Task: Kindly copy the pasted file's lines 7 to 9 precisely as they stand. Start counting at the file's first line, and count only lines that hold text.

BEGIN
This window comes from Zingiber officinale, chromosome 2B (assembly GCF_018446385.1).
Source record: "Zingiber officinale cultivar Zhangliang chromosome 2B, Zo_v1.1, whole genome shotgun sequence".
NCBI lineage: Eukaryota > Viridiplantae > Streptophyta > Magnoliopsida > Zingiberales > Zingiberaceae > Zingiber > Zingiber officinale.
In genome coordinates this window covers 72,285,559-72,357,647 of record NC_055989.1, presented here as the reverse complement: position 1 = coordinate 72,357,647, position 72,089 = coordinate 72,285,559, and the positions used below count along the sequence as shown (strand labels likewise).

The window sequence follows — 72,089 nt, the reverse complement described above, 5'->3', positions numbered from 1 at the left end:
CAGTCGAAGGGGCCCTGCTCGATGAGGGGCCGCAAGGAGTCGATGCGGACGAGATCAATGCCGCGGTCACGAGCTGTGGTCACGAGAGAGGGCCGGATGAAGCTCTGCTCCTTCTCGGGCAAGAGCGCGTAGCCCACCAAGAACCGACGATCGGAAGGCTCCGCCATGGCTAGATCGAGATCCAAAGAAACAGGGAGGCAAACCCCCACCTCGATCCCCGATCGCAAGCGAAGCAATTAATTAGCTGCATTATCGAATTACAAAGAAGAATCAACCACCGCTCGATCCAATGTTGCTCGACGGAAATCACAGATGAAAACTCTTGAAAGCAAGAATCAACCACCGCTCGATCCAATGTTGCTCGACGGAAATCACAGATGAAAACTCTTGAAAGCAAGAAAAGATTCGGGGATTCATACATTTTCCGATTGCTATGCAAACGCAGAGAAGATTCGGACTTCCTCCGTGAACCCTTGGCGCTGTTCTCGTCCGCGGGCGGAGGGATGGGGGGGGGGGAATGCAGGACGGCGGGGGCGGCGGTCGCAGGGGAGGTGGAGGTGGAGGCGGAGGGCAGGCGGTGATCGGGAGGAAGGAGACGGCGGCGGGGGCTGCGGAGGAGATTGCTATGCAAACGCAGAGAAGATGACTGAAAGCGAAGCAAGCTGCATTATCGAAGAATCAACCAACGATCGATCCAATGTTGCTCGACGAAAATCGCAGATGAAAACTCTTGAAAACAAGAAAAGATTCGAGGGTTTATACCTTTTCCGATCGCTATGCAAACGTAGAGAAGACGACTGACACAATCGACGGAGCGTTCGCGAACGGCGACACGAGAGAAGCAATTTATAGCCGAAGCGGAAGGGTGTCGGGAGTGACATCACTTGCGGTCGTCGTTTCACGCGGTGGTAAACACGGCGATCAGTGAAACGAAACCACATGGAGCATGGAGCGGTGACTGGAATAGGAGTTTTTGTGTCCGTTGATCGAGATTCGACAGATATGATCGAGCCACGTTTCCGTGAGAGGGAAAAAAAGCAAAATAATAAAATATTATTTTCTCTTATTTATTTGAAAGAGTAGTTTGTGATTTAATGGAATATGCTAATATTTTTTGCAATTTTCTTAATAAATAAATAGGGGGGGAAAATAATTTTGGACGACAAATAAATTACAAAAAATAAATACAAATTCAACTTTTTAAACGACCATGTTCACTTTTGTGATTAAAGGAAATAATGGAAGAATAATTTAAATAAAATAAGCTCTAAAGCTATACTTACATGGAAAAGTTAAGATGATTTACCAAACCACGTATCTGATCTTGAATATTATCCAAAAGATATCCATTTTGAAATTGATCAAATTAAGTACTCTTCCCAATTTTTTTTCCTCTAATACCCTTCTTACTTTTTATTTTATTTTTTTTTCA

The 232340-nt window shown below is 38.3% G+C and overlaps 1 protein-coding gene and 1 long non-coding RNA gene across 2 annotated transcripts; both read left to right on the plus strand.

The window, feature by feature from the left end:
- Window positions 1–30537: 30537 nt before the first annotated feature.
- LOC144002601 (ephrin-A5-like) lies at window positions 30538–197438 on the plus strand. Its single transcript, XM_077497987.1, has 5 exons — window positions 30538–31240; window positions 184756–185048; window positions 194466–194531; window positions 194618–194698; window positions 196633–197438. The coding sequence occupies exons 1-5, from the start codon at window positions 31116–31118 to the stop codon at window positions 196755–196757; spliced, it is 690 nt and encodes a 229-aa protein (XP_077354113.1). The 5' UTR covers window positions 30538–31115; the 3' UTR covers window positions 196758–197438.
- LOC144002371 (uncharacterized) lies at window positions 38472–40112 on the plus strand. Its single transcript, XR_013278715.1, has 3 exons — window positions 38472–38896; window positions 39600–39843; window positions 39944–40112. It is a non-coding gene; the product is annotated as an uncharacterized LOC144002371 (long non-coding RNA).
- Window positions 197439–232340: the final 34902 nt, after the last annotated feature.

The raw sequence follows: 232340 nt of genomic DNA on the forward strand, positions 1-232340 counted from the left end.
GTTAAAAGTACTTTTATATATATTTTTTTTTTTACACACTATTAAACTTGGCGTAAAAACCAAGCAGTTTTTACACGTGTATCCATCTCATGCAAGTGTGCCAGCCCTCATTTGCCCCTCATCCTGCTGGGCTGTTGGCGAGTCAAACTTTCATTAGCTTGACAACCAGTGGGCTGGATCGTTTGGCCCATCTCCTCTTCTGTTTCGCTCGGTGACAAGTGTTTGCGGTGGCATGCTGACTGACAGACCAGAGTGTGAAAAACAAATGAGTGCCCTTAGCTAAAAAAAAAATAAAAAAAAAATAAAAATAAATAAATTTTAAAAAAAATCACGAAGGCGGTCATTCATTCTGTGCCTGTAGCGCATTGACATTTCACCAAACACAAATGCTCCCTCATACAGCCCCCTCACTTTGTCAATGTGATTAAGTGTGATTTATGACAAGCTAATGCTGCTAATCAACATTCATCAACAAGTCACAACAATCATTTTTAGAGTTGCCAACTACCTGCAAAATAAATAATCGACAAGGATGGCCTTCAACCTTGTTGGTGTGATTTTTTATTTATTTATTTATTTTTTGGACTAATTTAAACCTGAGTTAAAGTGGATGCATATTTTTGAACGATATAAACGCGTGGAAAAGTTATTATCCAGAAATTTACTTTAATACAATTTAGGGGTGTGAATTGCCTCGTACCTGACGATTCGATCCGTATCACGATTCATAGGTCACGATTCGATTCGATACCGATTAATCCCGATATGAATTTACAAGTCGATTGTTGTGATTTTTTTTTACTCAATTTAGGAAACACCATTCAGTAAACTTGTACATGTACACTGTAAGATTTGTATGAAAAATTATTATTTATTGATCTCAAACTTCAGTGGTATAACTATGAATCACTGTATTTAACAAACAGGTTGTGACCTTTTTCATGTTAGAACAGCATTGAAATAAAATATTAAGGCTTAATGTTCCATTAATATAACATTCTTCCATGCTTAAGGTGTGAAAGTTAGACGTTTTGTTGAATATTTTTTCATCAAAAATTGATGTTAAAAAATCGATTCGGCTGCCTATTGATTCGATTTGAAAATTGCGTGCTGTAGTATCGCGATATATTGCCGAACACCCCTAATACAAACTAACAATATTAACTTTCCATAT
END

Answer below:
The 232340-nt window shown below is 38.3% G+C and overlaps 1 protein-coding gene and 1 long non-coding RNA gene across 2 annotated transcripts; both read left to right on the plus strand.

The window, feature by feature from the left end:
- Window positions 1–30537: 30537 nt before the first annotated feature.